CHAPTER XV. THE CRUISE OF THE WATERWITCH.
The middle of August is come at last; and with it the solemn day on which Frederick Viscount Scoutbush may be expected to revisit the home of his ancestors. Elsley has gradually made up his mind to the inevitable, with a stately sulkiness: and comforts himself, as the time draws near, with the thought that, after all, his brother-in-law is not a very formidable personage.
But to the population of Aberalva in general, the coming event is one of awful jubilation. The shipping is all decked with flags; all the Sunday clothes have been looked out, and many a yard of new ribbon and pound of bad powder bought; there have been arrangements for a procession, which could not be got up; for a speech which nobody would undertake to pronounce; and, lastly, for a dinner, about which last there was no hanging back. Yea, also, they have hired from Carcarrow Church-town, sackbut, psaltery, dulcimer, and all kinds of music; for Frank has put down the old choir band at Aberalva,—another of his mistakes,—and there is but one fiddle and a clarionet now left in all the town. So the said town waits all the day on tiptoe, ready to worship, till out of the soft brown haze the stately Waterwitch comes sliding in, like a white ghost, to fold her wings in Aberalva bay.
And at that sight the town is all astir. Fishermen shake themselves up out of their mid-day snooze, to admire the beauty, as she slips on and on through water smooth as glass, her hull hidden by the vast curve of the balloon-jib, and her broad wings boomed out alow and aloft, till it seems marvellous how that vast screen does not topple headlong, instead of floating (as it seems) self-supporting above its image in the mirror. Women hurry to put on their best bonnets; the sexton toddles up with the church key in his hand, and the ringers at his heels; the Coastguard Lieutenant bustles down to the Manby's mortar, which he has hauled out in readiness on the pebbles. Old Willis hoists a flag before his house, and half-a-dozen merchant skippers do the same. Bang goes the harmless mortar, burning the British nation's powder without leave or licence; and all the rocks and woods catch up the echo, and kick it from cliff to cliff, playing at football with it till its breath is beaten out; a rolling fire of old muskets and bird-pieces crackles along the shore, and in five minutes a poor lad has blown a ramrod through his hand. Never mind, lords do not visit Penalva every day. Out burst the bells above with merry peal; Lord Scoutbush and the Waterwitch are duly "rung in" to the home of his lordship's ancestors; and he is received, as he scrambles up the pier steps from his boat, by the curate, the churchwardens, the Lieutenant, and old Tardrew, backed by half-a-dozen ancient sons of Anak, lineal descendants of the free fishermen to whom six hundred years before, St. Just of Penalva did grant privileges hard to spell, and harder to understand, on the condition of receiving, whensoever he should land at the quay head, three brass farthings from the "free fishermen of Aberalva."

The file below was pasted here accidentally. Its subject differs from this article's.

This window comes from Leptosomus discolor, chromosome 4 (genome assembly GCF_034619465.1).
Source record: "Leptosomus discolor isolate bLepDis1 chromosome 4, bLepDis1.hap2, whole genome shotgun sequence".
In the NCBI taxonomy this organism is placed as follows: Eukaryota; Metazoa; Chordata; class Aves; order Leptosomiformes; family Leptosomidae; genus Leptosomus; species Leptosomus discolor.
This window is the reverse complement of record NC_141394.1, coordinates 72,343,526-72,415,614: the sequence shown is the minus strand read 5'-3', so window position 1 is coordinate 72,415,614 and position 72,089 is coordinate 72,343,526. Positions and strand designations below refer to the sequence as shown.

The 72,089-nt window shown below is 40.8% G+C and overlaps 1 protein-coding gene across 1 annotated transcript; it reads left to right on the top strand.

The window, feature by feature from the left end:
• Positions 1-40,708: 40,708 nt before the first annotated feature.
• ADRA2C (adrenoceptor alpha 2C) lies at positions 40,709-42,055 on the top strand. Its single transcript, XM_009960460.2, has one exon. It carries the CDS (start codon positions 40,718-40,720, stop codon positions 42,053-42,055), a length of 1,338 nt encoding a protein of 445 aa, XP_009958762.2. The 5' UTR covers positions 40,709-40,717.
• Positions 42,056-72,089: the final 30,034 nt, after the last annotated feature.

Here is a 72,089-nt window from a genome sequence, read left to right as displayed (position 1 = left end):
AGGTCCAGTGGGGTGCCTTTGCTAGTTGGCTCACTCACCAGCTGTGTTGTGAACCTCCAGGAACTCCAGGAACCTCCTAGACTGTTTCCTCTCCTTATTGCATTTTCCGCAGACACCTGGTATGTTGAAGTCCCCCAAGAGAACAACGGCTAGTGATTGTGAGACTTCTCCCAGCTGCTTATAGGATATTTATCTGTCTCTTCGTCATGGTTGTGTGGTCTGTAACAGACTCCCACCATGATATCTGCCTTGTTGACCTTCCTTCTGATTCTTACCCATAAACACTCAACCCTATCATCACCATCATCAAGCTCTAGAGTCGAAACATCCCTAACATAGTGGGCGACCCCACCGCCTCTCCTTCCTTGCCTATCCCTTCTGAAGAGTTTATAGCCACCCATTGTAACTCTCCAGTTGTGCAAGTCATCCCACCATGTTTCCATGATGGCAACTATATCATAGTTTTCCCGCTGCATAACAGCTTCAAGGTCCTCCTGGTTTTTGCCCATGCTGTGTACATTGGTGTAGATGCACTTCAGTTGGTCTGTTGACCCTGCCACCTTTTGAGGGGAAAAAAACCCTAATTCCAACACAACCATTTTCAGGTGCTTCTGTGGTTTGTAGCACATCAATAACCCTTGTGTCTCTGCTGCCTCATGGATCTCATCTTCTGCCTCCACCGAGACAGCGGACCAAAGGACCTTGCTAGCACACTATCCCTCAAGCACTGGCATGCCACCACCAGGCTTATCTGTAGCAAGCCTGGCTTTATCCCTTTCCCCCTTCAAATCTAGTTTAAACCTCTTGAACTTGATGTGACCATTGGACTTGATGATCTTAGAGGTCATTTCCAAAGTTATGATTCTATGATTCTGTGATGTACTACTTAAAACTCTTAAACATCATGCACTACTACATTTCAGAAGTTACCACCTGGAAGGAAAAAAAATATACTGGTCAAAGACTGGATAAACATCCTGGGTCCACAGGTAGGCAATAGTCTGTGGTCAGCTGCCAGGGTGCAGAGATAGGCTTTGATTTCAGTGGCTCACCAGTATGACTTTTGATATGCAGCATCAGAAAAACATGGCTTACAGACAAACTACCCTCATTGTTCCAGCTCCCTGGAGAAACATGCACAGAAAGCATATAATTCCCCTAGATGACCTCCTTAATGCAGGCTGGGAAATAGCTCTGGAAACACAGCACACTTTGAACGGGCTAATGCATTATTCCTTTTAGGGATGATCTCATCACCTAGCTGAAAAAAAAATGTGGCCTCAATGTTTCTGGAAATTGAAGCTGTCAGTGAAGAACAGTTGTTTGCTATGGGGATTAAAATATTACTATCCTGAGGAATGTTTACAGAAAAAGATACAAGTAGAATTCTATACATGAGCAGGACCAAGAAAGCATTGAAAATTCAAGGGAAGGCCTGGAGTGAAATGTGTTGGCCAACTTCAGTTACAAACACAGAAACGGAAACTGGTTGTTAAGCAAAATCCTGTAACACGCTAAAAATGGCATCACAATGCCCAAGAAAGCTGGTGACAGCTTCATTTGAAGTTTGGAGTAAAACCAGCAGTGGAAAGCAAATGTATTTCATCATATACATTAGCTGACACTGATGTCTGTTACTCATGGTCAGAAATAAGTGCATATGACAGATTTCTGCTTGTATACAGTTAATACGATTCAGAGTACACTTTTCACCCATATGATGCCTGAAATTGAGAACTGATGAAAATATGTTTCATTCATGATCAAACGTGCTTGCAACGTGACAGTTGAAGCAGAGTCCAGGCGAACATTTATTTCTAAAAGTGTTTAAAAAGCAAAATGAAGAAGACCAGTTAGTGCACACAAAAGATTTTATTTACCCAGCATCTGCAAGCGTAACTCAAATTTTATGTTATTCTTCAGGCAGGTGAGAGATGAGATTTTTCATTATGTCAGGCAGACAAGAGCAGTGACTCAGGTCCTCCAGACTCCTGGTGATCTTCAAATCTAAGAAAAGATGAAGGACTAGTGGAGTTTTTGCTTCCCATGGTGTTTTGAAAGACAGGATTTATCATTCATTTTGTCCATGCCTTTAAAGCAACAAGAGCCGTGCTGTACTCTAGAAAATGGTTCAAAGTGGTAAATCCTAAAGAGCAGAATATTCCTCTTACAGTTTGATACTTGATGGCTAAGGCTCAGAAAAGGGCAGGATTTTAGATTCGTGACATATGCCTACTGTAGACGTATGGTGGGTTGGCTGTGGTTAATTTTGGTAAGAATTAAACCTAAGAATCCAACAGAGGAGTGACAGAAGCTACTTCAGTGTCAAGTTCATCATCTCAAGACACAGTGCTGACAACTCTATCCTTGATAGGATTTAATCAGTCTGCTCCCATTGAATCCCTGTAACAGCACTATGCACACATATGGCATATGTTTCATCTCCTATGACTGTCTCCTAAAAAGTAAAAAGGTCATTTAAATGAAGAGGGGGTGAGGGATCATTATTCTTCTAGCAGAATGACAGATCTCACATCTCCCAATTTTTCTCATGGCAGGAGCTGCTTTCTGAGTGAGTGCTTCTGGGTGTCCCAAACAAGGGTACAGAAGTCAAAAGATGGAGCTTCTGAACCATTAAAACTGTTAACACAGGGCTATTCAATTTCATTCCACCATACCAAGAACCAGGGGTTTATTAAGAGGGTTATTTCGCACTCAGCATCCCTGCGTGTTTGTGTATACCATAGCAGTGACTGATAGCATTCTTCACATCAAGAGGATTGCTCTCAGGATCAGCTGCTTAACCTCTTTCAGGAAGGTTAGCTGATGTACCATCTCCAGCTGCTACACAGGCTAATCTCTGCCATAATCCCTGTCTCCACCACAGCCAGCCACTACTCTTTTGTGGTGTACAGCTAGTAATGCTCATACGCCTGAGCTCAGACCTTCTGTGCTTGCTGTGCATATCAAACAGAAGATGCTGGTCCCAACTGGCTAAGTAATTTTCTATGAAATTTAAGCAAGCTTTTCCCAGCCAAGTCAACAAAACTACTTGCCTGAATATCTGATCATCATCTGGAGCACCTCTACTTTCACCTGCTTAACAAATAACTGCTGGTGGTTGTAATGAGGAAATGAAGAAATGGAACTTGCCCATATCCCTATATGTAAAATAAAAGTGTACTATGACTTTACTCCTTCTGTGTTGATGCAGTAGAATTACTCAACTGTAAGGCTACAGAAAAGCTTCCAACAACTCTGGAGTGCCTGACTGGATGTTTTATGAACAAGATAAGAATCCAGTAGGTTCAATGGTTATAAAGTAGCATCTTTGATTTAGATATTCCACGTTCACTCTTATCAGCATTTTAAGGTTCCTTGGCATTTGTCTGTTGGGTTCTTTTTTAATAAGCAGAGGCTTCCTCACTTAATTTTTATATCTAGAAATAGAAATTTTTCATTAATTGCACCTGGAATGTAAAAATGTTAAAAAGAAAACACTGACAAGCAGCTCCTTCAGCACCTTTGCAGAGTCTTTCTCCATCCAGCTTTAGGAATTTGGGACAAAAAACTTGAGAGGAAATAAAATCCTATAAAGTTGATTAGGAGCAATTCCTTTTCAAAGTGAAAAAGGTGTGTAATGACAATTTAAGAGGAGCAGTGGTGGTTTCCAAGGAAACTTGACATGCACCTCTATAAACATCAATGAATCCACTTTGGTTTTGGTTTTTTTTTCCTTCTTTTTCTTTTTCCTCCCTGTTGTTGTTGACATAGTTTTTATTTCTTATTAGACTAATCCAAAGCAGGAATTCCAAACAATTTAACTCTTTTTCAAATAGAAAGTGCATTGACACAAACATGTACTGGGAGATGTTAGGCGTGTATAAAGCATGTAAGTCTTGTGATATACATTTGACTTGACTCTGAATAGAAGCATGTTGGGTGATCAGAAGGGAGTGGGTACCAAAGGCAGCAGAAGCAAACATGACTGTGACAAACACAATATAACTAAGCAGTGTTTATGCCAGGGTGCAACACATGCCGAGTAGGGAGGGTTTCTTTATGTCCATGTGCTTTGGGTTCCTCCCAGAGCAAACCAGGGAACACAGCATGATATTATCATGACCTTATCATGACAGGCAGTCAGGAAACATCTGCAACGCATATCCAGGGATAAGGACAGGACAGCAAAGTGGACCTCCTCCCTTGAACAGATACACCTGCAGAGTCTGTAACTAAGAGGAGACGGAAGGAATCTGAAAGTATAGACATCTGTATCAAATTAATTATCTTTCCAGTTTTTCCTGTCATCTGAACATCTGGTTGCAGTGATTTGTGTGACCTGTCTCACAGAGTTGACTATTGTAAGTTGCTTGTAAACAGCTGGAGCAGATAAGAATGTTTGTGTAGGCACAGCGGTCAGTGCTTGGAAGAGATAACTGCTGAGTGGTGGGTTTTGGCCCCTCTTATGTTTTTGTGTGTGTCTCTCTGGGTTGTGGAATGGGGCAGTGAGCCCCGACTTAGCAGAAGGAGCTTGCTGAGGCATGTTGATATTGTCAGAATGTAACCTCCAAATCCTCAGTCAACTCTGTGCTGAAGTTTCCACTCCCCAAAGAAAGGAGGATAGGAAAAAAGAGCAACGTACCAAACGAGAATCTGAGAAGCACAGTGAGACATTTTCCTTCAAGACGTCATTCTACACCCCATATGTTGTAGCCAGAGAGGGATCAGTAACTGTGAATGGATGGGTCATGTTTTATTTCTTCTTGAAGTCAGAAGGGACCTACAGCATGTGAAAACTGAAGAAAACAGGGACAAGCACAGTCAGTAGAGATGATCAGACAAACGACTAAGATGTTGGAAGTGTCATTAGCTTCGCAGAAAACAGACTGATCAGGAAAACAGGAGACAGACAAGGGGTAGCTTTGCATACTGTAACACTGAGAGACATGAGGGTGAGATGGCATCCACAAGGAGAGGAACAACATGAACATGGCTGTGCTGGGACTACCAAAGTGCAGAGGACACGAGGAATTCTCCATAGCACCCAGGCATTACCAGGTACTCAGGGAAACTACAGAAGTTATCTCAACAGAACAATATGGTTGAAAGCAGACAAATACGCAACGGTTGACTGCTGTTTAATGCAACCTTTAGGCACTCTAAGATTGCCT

Scoutbush shakes hands with curate, Lieutenant, Tardrew, churchwardens; and then come forward the three farthings, in an ancient leather purse....